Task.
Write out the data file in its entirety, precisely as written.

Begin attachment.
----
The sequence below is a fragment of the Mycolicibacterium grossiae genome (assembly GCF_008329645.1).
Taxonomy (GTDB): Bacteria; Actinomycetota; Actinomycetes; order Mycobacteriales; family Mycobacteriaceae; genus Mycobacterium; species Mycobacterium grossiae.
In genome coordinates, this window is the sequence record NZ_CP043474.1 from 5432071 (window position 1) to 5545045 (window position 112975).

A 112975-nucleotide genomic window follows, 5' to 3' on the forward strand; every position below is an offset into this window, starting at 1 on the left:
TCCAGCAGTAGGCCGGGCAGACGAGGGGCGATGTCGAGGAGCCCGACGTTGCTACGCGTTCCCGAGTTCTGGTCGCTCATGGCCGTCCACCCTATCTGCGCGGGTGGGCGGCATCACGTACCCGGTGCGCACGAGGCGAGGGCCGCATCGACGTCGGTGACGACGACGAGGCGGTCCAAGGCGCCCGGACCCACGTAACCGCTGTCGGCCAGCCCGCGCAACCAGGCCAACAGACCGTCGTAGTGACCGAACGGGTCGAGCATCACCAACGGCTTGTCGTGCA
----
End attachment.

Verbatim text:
The sequence below is a fragment of the Mycolicibacterium grossiae genome (assembly GCF_008329645.1).
Taxonomy (GTDB): Bacteria; Actinomycetota; Actinomycetes; order Mycobacteriales; family Mycobacteriaceae; genus Mycobacterium; species Mycobacterium grossiae.
In genome coordinates, this window is the sequence record NZ_CP043474.1 from 5432071 (window position 1) to 5545045 (window position 112975).

A 112975-nucleotide genomic window follows, 5' to 3' on the forward strand; every position below is an offset into this window, starting at 1 on the left:
TCCAGCAGTAGGCCGGGCAGACGAGGGGCGATGTCGAGGAGCCCGACGTTGCTACGCGTTCCCGAGTTCTGGTCGCTCATGGCCGTCCACCCTATCTGCGCGGGTGGGCGGCATCACGTACCCGGTGCGCACGAGGCGAGGGCCGCATCGACGTCGGTGACGACGACGAGGCGGTCCAAGGCGCCCGGACCCACGTAACCGCTGTCGGCCAGCCCGCGCAACCAGGCCAACAGACCGTCGTAGTGACCGAACGGGTCGAGCATCACCAACGGCTTGTCGTGCA